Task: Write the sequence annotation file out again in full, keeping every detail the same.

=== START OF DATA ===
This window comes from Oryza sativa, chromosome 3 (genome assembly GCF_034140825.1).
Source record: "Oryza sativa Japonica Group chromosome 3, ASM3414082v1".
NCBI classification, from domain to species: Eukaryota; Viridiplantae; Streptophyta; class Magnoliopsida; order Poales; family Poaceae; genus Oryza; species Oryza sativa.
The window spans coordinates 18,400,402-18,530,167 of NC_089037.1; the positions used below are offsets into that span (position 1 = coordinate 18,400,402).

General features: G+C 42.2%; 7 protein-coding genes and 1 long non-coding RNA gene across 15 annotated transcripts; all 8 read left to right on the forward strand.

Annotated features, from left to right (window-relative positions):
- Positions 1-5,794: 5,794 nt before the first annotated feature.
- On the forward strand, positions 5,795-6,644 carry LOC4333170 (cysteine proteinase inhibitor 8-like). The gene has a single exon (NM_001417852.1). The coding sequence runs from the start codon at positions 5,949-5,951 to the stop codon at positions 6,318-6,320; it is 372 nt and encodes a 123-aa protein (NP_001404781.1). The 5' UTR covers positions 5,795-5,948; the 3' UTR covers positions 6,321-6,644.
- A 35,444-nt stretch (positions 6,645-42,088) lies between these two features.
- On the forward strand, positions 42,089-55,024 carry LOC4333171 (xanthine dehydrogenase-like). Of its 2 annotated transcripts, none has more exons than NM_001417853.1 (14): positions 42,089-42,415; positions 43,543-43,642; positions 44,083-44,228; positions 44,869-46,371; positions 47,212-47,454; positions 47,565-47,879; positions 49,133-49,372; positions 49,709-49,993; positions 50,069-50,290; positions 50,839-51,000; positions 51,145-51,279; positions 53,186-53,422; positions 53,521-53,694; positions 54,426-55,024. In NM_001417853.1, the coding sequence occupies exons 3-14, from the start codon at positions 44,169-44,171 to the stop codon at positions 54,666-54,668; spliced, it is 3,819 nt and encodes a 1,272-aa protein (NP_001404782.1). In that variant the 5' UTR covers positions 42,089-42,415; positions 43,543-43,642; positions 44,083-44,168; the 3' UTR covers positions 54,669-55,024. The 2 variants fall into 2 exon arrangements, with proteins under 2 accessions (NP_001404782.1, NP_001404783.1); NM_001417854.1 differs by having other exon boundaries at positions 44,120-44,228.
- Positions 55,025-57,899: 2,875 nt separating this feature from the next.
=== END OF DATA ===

This window comes from Oryza sativa, chromosome 3 (genome assembly GCF_034140825.1).
Source record: "Oryza sativa Japonica Group chromosome 3, ASM3414082v1".
NCBI classification, from domain to species: Eukaryota; Viridiplantae; Streptophyta; class Magnoliopsida; order Poales; family Poaceae; genus Oryza; species Oryza sativa.
The window spans coordinates 18,400,402-18,530,167 of NC_089037.1; the positions used below are offsets into that span (position 1 = coordinate 18,400,402).

General features: G+C 42.2%; 7 protein-coding genes and 1 long non-coding RNA gene across 15 annotated transcripts; all 8 read left to right on the forward strand.

Annotated features, from left to right (window-relative positions):
- Positions 1-5,794: 5,794 nt before the first annotated feature.
- On the forward strand, positions 5,795-6,644 carry LOC4333170 (cysteine proteinase inhibitor 8-like). The gene has a single exon (NM_001417852.1). The coding sequence runs from the start codon at positions 5,949-5,951 to the stop codon at positions 6,318-6,320; it is 372 nt and encodes a 123-aa protein (NP_001404781.1). The 5' UTR covers positions 5,795-5,948; the 3' UTR covers positions 6,321-6,644.
- A 35,444-nt stretch (positions 6,645-42,088) lies between these two features.
- On the forward strand, positions 42,089-55,024 carry LOC4333171 (xanthine dehydrogenase-like). Of its 2 annotated transcripts, none has more exons than NM_001417853.1 (14): positions 42,089-42,415; positions 43,543-43,642; positions 44,083-44,228; positions 44,869-46,371; positions 47,212-47,454; positions 47,565-47,879; positions 49,133-49,372; positions 49,709-49,993; positions 50,069-50,290; positions 50,839-51,000; positions 51,145-51,279; positions 53,186-53,422; positions 53,521-53,694; positions 54,426-55,024. In NM_001417853.1, the coding sequence occupies exons 3-14, from the start codon at positions 44,169-44,171 to the stop codon at positions 54,666-54,668; spliced, it is 3,819 nt and encodes a 1,272-aa protein (NP_001404782.1). In that variant the 5' UTR covers positions 42,089-42,415; positions 43,543-43,642; positions 44,083-44,168; the 3' UTR covers positions 54,669-55,024. The 2 variants fall into 2 exon arrangements, with proteins under 2 accessions (NP_001404782.1, NP_001404783.1); NM_001417854.1 differs by having other exon boundaries at positions 44,120-44,228.
- Positions 55,025-57,899: 2,875 nt separating this feature from the next.